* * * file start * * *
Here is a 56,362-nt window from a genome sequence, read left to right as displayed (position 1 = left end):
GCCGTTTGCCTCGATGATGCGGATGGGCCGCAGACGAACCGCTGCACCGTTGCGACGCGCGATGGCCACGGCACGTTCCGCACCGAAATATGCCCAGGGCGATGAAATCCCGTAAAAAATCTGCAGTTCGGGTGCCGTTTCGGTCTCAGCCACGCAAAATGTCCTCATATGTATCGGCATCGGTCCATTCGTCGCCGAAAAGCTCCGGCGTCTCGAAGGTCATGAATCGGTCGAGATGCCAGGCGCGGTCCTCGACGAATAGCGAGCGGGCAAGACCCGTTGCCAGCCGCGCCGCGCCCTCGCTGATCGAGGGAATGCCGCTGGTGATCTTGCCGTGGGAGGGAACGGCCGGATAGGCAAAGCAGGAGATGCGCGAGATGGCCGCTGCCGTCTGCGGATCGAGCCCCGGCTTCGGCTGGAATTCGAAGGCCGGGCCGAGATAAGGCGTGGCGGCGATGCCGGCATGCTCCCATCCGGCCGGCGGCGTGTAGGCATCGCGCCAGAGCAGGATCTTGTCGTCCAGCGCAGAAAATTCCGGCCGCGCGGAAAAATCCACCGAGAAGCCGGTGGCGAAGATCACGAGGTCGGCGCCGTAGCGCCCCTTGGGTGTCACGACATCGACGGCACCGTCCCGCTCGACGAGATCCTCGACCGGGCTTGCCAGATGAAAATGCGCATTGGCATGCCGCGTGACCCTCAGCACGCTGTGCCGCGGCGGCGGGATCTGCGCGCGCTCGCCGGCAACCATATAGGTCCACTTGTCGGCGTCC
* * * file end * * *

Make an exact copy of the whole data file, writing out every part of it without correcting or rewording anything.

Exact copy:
Here is a 56,362-nt window from a genome sequence, read left to right as displayed (position 1 = left end):
GCCGTTTGCCTCGATGATGCGGATGGGCCGCAGACGAACCGCTGCACCGTTGCGACGCGCGATGGCCACGGCACGTTCCGCACCGAAATATGCCCAGGGCGATGAAATCCCGTAAAAAATCTGCAGTTCGGGTGCCGTTTCGGTCTCAGCCACGCAAAATGTCCTCATATGTATCGGCATCGGTCCATTCGTCGCCGAAAAGCTCCGGCGTCTCGAAGGTCATGAATCGGTCGAGATGCCAGGCGCGGTCCTCGACGAATAGCGAGCGGGCAAGACCCGTTGCCAGCCGCGCCGCGCCCTCGCTGATCGAGGGAATGCCGCTGGTGATCTTGCCGTGGGAGGGAACGGCCGGATAGGCAAAGCAGGAGATGCGCGAGATGGCCGCTGCCGTCTGCGGATCGAGCCCCGGCTTCGGCTGGAATTCGAAGGCCGGGCCGAGATAAGGCGTGGCGGCGATGCCGGCATGCTCCCATCCGGCCGGCGGCGTGTAGGCATCGCGCCAGAGCAGGATCTTGTCGTCCAGCGCAGAAAATTCCGGCCGCGCGGAAAAATCCACCGAGAAGCCGGTGGCGAAGATCACGAGGTCGGCGCCGTAGCGCCCCTTGGGTGTCACGACATCGACGGCACCGTCCCGCTCGACGAGATCCTCGACCGGGCTTGCCAGATGAAAATGCGCATTGGCATGCCGCGTGACCCTCAGCACGCTGTGCCGCGGCGGCGGGATCTGCGCGCGCTCGCCGGCAACCATATAGGTCCACTTGTCGGCGTCC